December 19th, 2011
04:29 PM GMT
London (CNN) – Asian markets fell on news of North Korean leader Kim Jong Il’s death, but analysts and ratings agencies say the ongoing economic impact will depend in part on the ease at which power is transferred to his youngest son, Kim Jong Un.
In contrast to Asian stocks, those in Europe and the U.S. were unmoved by the death of North Korea’s self-titled “Dear Leader,” as the rapid naming of his successor appeared to alleviate some fears of a power vacuum.
However, concerns the Korean peninsula would be destabilized by Kim's death prompted ratings agencies Standard & Poor’s and Fitch Ratings to warn the sovereign rating of North Korea’s neighboring South Korea would come under scrutiny.
It also reinvigorated debate around whether the North Korean regime could collapse, and the peninsula be reunified.
South Korea remains technically at war with North Korea, following the conflict between the two countries in the 1950s. The two nations never signed a peace treaty and remain separated by a tense demilitarized zone.
While the failing health of Kim was known, there is little information about his son and anointed successor Kim Jong Un, who is in his late 20s and has been groomed for the job since his father suffered a stroke around three years ago.
Kim’s death from a heart attack - which state media reported as being due to “overwork” - was therefore not unexpected, but the shift in power prompted Seoul to put South Korean forces on high alert while Pyongyang urged an increase in its "military capability."
But the immediate economic impact of Kim’s death on South Korea is likely to be limited, according to Goohoon Kwon of Goldman Sachs. “The South Korean government has a contingency plan, entailing counter measures ranging from intensive monitoring to market interventions and possible support from allies and international financial institutions,” he wrote in a note.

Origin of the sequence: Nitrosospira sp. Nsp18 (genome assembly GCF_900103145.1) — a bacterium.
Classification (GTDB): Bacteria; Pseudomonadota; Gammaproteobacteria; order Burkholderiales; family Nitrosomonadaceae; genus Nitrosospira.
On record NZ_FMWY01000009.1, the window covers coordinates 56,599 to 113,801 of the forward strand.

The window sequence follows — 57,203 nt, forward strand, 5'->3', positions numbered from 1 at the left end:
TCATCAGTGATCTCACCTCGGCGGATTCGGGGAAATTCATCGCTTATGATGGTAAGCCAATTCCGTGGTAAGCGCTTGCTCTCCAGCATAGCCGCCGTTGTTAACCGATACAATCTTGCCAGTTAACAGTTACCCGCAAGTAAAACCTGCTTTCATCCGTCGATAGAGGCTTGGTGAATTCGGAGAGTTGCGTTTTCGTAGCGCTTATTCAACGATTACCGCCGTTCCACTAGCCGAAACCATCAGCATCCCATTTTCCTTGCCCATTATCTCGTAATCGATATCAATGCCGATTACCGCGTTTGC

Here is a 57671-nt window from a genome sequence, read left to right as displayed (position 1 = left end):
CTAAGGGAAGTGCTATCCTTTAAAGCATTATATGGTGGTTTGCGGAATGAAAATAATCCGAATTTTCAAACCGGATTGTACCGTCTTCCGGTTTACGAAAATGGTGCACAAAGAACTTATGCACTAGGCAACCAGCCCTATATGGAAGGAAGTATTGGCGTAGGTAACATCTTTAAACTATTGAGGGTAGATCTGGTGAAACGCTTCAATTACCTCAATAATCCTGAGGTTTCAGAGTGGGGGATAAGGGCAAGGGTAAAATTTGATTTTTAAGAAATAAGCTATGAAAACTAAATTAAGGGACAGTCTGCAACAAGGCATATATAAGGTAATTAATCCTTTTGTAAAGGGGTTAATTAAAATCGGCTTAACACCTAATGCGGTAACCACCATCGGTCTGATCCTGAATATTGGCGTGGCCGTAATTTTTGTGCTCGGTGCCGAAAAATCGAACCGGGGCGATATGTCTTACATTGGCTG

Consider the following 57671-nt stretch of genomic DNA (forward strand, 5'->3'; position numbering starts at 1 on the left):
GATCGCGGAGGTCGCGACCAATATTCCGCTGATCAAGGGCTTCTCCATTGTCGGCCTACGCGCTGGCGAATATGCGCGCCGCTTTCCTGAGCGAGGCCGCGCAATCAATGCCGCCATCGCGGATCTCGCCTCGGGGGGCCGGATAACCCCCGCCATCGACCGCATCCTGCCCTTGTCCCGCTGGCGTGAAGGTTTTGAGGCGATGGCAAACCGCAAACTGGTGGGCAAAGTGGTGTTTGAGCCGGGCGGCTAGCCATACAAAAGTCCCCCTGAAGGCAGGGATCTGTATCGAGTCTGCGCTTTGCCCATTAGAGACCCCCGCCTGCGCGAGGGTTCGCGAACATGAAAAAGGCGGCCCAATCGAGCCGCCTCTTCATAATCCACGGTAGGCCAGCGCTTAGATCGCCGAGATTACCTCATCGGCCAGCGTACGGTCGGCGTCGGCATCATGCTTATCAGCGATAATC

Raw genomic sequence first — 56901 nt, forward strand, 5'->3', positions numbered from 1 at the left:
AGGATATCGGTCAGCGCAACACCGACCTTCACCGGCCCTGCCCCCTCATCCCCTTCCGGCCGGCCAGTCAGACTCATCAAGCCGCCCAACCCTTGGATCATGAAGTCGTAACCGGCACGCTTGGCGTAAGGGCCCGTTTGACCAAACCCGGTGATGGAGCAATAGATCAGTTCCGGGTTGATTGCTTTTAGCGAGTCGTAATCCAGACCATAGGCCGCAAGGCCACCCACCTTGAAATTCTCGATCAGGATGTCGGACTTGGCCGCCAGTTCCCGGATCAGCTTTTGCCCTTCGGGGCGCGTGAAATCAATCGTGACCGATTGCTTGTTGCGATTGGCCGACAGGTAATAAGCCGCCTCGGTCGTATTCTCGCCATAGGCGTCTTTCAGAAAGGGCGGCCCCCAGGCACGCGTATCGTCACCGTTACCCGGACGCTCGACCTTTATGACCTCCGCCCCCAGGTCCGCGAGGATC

The South’s economic relationship with North Korea is “very limited,” he added. Bilateral trade is relatively stagnant and is currently worth about $1 billion. North Korea’s main economic partner is China, which supplies at least 80% of its oil, and significant amounts of its food, fertilizer and military aid.
Kim’s demise has prompted discussion around the chances of reunification between the two Koreas, although such an outcome is regarded as unlikely.
According to Royal Bank of Scotland analyst Erik Lueth, a “big bang unification comparable to the German model is not an option for Korea,” in part due to the cost.
Lueth flags “long-term association” between the two Koreas as a “much more realistic scenario” and “the option favoured by Seoul.”
Kwon has a similar stance, noting the strong political consensus in South Korea against a German-style reunification. “An alternative scenario, which is fairly unlikely now, is a rapid and subsidy-based unification, which would be prohibitively expensive in Korea due to the large gaps in the living standards and relatively small gap in population,” Kwon wrote.
“The third scenario, of which the odds are substantial, is the status quo,” he added.
Meanwhile both Fitch and Standard & Poor’s say they will be keeping tabs on South Korea’s rating - sitting at A+ and A respectively – and the impact of ongoing security risks in the region.
Standard & Poor’s said “security risks and political stability in North Korea could deteriorate rapidly if political succession is not smooth.” According to Fitch, “it is too early to say how the situation will evolve," but "political developments demand close attention.”
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